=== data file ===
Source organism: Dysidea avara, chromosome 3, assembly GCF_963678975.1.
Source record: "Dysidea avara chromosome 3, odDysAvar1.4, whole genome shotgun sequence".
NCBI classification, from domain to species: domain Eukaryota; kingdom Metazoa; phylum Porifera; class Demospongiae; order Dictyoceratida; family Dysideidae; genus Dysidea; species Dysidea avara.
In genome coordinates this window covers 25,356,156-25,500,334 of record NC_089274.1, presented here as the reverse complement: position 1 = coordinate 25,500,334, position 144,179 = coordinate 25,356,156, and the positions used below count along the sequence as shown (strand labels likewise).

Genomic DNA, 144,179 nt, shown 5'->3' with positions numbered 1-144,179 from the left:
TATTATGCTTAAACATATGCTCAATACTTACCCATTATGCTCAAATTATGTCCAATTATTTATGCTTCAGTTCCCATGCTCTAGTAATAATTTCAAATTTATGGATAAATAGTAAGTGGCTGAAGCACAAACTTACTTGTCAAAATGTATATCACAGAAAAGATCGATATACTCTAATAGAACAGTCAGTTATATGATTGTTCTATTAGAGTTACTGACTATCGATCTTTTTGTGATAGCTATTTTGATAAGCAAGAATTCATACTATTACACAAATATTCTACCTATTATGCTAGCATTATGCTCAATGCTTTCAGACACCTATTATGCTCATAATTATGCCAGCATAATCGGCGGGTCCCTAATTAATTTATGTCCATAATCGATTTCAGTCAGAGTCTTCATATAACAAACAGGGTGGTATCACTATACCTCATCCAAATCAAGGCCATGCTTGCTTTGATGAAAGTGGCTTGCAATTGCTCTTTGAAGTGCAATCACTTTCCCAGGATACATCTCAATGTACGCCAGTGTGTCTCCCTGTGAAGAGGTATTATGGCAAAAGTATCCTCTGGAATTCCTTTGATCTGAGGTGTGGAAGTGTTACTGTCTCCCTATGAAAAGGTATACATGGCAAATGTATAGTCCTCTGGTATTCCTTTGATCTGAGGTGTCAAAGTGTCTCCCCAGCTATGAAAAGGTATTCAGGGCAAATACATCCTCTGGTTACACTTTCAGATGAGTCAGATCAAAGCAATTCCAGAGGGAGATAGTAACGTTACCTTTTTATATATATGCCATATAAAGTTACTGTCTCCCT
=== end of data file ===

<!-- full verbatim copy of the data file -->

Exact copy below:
Source organism: Dysidea avara, chromosome 3, assembly GCF_963678975.1.
Source record: "Dysidea avara chromosome 3, odDysAvar1.4, whole genome shotgun sequence".
NCBI classification, from domain to species: domain Eukaryota; kingdom Metazoa; phylum Porifera; class Demospongiae; order Dictyoceratida; family Dysideidae; genus Dysidea; species Dysidea avara.
In genome coordinates this window covers 25,356,156-25,500,334 of record NC_089274.1, presented here as the reverse complement: position 1 = coordinate 25,500,334, position 144,179 = coordinate 25,356,156, and the positions used below count along the sequence as shown (strand labels likewise).

Genomic DNA, 144,179 nt, shown 5'->3' with positions numbered 1-144,179 from the left:
TATTATGCTTAAACATATGCTCAATACTTACCCATTATGCTCAAATTATGTCCAATTATTTATGCTTCAGTTCCCATGCTCTAGTAATAATTTCAAATTTATGGATAAATAGTAAGTGGCTGAAGCACAAACTTACTTGTCAAAATGTATATCACAGAAAAGATCGATATACTCTAATAGAACAGTCAGTTATATGATTGTTCTATTAGAGTTACTGACTATCGATCTTTTTGTGATAGCTATTTTGATAAGCAAGAATTCATACTATTACACAAATATTCTACCTATTATGCTAGCATTATGCTCAATGCTTTCAGACACCTATTATGCTCATAATTATGCCAGCATAATCGGCGGGTCCCTAATTAATTTATGTCCATAATCGATTTCAGTCAGAGTCTTCATATAACAAACAGGGTGGTATCACTATACCTCATCCAAATCAAGGCCATGCTTGCTTTGATGAAAGTGGCTTGCAATTGCTCTTTGAAGTGCAATCACTTTCCCAGGATACATCTCAATGTACGCCAGTGTGTCTCCCTGTGAAGAGGTATTATGGCAAAAGTATCCTCTGGAATTCCTTTGATCTGAGGTGTGGAAGTGTTACTGTCTCCCTATGAAAAGGTATACATGGCAAATGTATAGTCCTCTGGTATTCCTTTGATCTGAGGTGTCAAAGTGTCTCCCCAGCTATGAAAAGGTATTCAGGGCAAATACATCCTCTGGTTACACTTTCAGATGAGTCAGATCAAAGCAATTCCAGAGGGAGATAGTAACGTTACCTTTTTATATATATGCCATATAAAGTTACTGTCTCCCT